Iceland News Review brings you all of Iceland’s top stories, every week, with the context and background you need. Be sure to like, follow and subscribe so you don’t miss a single episode!

Parliamentarian to Submit Bill on Use of AI

Björn Leví of the Pirate Party

Björn Leví Gunnarsson, an MP for the Pirate Party, says that Iceland urgently needs a law in place on the use of AI, RÚV reports. A bill on that subject will be submitted within the next few days.

A controversial skit

To illustrate the importance of such a law, Björn referred to a skit in the year-end sketch comedy show Áramótaskaupið which used the AI likeness of beloved entertainer Hermann Gunnarsson, who passed away in 2013. The choice was controversial, and sparked a broader discussion about the legal ramifications on the use of AI.

In addition, he cited how AI is already being used in the US and the UK to spread misinformation.

The future does not wait

“The future doesn’t actually care about the speed limits within politics, which drags its feet in all projects for years, tossing them back and forth between committees and workgroups while things are happening,” he said.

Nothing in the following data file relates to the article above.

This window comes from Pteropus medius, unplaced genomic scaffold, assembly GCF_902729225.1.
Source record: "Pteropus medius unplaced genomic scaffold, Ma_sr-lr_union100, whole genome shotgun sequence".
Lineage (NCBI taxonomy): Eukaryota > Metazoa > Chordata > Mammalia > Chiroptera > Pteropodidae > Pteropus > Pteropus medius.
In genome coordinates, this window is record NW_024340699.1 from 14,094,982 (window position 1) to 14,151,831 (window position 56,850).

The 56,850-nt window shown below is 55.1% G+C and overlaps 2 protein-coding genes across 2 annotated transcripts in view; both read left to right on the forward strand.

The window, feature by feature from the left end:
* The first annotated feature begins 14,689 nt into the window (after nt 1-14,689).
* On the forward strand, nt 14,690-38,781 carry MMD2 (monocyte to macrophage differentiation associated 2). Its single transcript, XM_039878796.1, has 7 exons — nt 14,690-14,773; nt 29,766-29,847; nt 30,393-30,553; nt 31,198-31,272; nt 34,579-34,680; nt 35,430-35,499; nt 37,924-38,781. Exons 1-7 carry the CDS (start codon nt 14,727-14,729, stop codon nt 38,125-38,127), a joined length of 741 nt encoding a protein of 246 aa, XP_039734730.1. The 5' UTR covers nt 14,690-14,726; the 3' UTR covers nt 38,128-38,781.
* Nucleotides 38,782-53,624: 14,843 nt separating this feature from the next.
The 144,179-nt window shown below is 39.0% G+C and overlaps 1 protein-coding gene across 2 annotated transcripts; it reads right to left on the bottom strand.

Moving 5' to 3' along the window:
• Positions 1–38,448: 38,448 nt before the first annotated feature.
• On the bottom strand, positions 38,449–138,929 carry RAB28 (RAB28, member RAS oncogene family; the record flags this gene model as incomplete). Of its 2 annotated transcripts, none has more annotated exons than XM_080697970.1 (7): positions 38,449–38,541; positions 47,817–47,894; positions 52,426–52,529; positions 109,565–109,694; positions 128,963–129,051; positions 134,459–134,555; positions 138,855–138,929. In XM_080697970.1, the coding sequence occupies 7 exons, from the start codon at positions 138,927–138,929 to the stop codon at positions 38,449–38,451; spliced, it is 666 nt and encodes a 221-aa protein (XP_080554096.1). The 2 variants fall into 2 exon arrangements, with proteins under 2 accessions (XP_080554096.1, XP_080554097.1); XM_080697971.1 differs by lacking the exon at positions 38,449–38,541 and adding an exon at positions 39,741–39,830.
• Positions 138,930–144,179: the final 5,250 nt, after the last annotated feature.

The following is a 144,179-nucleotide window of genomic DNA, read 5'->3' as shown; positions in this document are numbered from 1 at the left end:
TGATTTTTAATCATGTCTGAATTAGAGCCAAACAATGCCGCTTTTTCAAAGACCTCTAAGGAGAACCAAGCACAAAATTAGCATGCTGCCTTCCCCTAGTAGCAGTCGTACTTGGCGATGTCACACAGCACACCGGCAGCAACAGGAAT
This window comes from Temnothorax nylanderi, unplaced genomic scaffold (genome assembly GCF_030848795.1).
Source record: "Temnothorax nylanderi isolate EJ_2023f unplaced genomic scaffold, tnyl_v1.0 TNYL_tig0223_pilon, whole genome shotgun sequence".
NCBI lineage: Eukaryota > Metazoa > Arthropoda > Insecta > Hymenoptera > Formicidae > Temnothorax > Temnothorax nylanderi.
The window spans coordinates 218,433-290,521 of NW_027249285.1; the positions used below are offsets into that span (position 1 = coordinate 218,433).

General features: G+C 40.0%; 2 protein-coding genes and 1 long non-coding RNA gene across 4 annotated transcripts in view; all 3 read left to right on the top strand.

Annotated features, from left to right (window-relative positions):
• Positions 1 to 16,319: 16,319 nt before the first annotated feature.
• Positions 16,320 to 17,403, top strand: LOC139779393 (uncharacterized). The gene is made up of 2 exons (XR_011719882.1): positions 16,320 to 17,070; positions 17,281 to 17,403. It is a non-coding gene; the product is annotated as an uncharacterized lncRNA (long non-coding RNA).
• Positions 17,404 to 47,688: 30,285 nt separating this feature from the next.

Björn emphasised that the matter cannot wait for the European Union or some committee or another to catch up with ever-changing technology.

“We need to make it clear that the re-use of material that one could presume is real, whether we’re talking about images, video, sound or other media, is not permitted without the express consent of the individual in question or their immediate associates if the individual is deceased,” Björn said. “We need to respond to this immediately.”

Such a law would be put into effect through Iceland’s existing law on copyrights, he added. Parliament can expect the bill within the next few days.

Sounding Smart

artificial intelligence iceland

SOUNDING SMART What if artificial intelligence isn’t the death of human creativity but a tool to take it even further? SOUNDING SMART “In Iceland, you’re able to establish collaborations with people in three or four hours. You can just call someone in computer science or biology and say, ‘Hey, would you be up for a […]